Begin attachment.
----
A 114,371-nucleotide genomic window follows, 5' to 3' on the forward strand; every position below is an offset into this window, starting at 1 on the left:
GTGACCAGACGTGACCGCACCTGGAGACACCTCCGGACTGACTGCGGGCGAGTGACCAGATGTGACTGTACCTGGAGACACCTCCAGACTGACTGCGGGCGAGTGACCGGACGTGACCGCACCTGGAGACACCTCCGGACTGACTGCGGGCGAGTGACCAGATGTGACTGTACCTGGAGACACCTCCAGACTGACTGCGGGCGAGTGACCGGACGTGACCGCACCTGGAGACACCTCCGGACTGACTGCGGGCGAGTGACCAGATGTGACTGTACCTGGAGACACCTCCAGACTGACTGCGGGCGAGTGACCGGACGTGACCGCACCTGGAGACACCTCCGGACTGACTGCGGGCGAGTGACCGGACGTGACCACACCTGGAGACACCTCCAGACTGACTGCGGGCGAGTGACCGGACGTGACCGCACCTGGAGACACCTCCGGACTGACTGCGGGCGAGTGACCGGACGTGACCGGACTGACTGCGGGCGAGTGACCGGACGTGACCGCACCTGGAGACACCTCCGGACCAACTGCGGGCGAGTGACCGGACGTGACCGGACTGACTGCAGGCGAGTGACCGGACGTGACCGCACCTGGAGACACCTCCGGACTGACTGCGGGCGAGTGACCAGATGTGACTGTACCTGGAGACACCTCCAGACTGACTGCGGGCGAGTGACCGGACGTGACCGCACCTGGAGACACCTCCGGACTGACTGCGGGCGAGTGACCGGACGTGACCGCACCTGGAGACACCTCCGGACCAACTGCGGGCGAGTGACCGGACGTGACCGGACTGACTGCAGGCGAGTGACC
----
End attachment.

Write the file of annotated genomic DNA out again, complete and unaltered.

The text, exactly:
A 114,371-nucleotide genomic window follows, 5' to 3' on the forward strand; every position below is an offset into this window, starting at 1 on the left:
GTGACCAGACGTGACCGCACCTGGAGACACCTCCGGACTGACTGCGGGCGAGTGACCAGATGTGACTGTACCTGGAGACACCTCCAGACTGACTGCGGGCGAGTGACCGGACGTGACCGCACCTGGAGACACCTCCGGACTGACTGCGGGCGAGTGACCAGATGTGACTGTACCTGGAGACACCTCCAGACTGACTGCGGGCGAGTGACCGGACGTGACCGCACCTGGAGACACCTCCGGACTGACTGCGGGCGAGTGACCAGATGTGACTGTACCTGGAGACACCTCCAGACTGACTGCGGGCGAGTGACCGGACGTGACCGCACCTGGAGACACCTCCGGACTGACTGCGGGCGAGTGACCGGACGTGACCACACCTGGAGACACCTCCAGACTGACTGCGGGCGAGTGACCGGACGTGACCGCACCTGGAGACACCTCCGGACTGACTGCGGGCGAGTGACCGGACGTGACCGGACTGACTGCGGGCGAGTGACCGGACGTGACCGCACCTGGAGACACCTCCGGACCAACTGCGGGCGAGTGACCGGACGTGACCGGACTGACTGCAGGCGAGTGACCGGACGTGACCGCACCTGGAGACACCTCCGGACTGACTGCGGGCGAGTGACCAGATGTGACTGTACCTGGAGACACCTCCAGACTGACTGCGGGCGAGTGACCGGACGTGACCGCACCTGGAGACACCTCCGGACTGACTGCGGGCGAGTGACCGGACGTGACCGCACCTGGAGACACCTCCGGACCAACTGCGGGCGAGTGACCGGACGTGACCGGACTGACTGCAGGCGAGTGACC